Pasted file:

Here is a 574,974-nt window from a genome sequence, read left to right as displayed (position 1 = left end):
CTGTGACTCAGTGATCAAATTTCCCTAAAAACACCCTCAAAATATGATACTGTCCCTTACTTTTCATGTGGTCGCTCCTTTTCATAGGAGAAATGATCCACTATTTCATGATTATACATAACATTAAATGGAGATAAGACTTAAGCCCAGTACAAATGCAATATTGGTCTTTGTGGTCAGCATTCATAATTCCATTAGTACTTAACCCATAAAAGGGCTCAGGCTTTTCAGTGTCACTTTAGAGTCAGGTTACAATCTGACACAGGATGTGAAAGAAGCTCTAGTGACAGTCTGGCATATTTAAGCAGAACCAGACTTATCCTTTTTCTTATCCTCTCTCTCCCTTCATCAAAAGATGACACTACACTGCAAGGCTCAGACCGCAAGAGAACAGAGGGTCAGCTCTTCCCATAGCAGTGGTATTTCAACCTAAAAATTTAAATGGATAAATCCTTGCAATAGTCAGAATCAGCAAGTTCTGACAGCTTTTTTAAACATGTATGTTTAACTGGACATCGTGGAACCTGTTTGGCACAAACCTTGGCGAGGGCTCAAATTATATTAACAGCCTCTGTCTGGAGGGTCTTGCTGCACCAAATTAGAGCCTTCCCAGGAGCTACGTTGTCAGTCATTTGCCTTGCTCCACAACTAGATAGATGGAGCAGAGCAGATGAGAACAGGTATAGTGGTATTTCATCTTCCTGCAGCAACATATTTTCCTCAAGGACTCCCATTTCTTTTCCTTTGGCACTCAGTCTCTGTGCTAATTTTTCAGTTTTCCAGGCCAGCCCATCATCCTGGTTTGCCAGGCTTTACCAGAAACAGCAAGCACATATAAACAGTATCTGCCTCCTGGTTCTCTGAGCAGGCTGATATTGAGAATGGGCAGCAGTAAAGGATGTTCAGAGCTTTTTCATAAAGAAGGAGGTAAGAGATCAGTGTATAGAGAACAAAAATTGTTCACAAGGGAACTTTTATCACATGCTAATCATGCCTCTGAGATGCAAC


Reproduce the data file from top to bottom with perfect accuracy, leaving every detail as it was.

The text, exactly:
Here is a 574,974-nt window from a genome sequence, read left to right as displayed (position 1 = left end):
CTGTGACTCAGTGATCAAATTTCCCTAAAAACACCCTCAAAATATGATACTGTCCCTTACTTTTCATGTGGTCGCTCCTTTTCATAGGAGAAATGATCCACTATTTCATGATTATACATAACATTAAATGGAGATAAGACTTAAGCCCAGTACAAATGCAATATTGGTCTTTGTGGTCAGCATTCATAATTCCATTAGTACTTAACCCATAAAAGGGCTCAGGCTTTTCAGTGTCACTTTAGAGTCAGGTTACAATCTGACACAGGATGTGAAAGAAGCTCTAGTGACAGTCTGGCATATTTAAGCAGAACCAGACTTATCCTTTTTCTTATCCTCTCTCTCCCTTCATCAAAAGATGACACTACACTGCAAGGCTCAGACCGCAAGAGAACAGAGGGTCAGCTCTTCCCATAGCAGTGGTATTTCAACCTAAAAATTTAAATGGATAAATCCTTGCAATAGTCAGAATCAGCAAGTTCTGACAGCTTTTTTAAACATGTATGTTTAACTGGACATCGTGGAACCTGTTTGGCACAAACCTTGGCGAGGGCTCAAATTATATTAACAGCCTCTGTCTGGAGGGTCTTGCTGCACCAAATTAGAGCCTTCCCAGGAGCTACGTTGTCAGTCATTTGCCTTGCTCCACAACTAGATAGATGGAGCAGAGCAGATGAGAACAGGTATAGTGGTATTTCATCTTCCTGCAGCAACATATTTTCCTCAAGGACTCCCATTTCTTTTCCTTTGGCACTCAGTCTCTGTGCTAATTTTTCAGTTTTCCAGGCCAGCCCATCATCCTGGTTTGCCAGGCTTTACCAGAAACAGCAAGCACATATAAACAGTATCTGCCTCCTGGTTCTCTGAGCAGGCTGATATTGAGAATGGGCAGCAGTAAAGGATGTTCAGAGCTTTTTCATAAAGAAGGAGGTAAGAGATCAGTGTATAGAGAACAAAAATTGTTCACAAGGGAACTTTTATCACATGCTAATCATGCCTCTGAGATGCAAC